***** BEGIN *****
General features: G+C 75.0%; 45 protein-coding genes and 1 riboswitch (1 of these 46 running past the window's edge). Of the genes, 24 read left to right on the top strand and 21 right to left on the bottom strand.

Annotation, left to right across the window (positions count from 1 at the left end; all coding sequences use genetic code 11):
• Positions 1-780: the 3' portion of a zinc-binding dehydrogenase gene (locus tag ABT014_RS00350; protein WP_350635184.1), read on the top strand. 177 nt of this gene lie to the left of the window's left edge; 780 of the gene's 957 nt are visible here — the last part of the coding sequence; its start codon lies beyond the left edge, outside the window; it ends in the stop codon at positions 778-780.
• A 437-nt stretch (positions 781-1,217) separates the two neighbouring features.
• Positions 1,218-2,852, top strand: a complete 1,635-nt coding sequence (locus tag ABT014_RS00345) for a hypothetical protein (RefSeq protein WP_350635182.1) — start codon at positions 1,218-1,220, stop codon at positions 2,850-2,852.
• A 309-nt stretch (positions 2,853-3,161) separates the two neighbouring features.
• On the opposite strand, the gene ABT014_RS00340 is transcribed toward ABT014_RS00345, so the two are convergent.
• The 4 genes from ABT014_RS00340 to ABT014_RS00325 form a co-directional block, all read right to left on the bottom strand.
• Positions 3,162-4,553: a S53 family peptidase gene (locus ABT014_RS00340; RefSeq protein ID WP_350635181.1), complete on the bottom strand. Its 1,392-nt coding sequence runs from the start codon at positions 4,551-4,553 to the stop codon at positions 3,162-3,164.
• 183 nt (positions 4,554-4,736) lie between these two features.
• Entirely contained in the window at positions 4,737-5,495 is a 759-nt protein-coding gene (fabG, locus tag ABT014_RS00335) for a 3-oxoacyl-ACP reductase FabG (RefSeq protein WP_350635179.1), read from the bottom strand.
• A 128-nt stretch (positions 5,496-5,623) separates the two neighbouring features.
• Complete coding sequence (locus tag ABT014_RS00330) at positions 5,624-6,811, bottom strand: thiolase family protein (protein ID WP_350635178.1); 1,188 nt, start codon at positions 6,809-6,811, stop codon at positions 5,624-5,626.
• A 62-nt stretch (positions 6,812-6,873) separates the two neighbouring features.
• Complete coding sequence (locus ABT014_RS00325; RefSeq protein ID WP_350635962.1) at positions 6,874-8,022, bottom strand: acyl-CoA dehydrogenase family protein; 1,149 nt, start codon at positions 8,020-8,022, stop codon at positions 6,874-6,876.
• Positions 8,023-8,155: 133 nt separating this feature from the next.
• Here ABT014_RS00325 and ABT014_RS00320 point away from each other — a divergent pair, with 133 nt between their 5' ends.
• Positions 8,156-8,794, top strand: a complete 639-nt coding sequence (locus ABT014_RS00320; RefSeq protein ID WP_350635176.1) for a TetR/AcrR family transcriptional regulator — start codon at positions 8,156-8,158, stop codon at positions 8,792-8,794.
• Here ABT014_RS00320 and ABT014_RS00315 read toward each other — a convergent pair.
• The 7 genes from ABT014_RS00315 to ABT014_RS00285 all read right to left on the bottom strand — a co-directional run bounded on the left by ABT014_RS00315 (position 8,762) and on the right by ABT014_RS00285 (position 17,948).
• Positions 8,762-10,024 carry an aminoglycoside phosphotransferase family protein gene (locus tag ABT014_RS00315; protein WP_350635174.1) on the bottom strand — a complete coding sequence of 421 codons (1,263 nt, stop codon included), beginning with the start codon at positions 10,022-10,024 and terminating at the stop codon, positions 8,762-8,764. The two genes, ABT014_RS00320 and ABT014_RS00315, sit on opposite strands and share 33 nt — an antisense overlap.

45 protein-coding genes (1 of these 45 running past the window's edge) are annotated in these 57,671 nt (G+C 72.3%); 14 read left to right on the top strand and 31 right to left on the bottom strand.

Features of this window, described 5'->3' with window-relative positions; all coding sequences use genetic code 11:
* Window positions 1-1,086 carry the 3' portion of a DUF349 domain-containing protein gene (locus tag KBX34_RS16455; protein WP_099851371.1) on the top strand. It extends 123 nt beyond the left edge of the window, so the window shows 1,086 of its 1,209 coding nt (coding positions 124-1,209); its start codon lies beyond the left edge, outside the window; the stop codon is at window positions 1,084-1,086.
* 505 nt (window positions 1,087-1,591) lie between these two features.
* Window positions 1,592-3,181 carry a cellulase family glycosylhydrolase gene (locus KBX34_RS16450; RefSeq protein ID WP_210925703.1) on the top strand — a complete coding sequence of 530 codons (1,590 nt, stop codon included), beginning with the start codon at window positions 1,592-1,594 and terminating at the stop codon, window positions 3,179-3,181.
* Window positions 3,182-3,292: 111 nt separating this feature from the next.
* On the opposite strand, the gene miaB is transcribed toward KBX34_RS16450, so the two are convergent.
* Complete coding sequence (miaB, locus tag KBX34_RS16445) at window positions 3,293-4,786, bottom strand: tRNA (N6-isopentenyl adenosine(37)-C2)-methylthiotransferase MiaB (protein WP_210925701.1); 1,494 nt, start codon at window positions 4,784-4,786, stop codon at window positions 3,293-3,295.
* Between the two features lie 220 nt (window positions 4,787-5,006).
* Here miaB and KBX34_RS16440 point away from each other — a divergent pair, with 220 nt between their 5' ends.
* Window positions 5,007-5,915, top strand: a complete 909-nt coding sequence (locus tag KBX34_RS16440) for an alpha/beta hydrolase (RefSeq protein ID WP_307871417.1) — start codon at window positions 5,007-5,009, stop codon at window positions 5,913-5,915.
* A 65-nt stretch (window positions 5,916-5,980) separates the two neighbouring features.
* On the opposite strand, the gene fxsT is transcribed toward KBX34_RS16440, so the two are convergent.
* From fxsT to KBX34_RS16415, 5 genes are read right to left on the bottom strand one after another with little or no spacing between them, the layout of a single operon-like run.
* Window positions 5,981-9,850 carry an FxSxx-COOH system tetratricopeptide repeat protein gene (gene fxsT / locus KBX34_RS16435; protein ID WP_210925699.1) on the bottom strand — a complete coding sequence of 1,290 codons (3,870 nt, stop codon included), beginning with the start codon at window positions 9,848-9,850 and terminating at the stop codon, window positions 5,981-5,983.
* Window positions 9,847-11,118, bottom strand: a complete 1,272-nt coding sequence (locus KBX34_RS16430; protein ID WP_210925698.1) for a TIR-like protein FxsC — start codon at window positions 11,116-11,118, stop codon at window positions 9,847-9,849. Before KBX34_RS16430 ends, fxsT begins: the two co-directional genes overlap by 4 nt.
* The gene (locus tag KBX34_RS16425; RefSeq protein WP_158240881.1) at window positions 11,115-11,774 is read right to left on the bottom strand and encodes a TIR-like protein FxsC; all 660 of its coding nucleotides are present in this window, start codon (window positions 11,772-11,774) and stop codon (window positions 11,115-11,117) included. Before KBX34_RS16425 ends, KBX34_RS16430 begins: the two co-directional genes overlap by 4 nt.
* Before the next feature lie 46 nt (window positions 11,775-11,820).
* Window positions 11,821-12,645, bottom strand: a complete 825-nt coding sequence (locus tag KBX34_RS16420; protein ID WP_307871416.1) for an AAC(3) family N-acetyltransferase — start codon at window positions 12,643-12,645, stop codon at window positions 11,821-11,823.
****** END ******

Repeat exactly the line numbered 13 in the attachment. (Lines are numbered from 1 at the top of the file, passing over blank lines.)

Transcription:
• Complete coding sequence (locus tag ABT014_RS00330) at positions 5,624-6,811, bottom strand: thiolase family protein (protein ID WP_350635178.1); 1,188 nt, start codon at positions 6,809-6,811, stop codon at positions 5,624-5,626.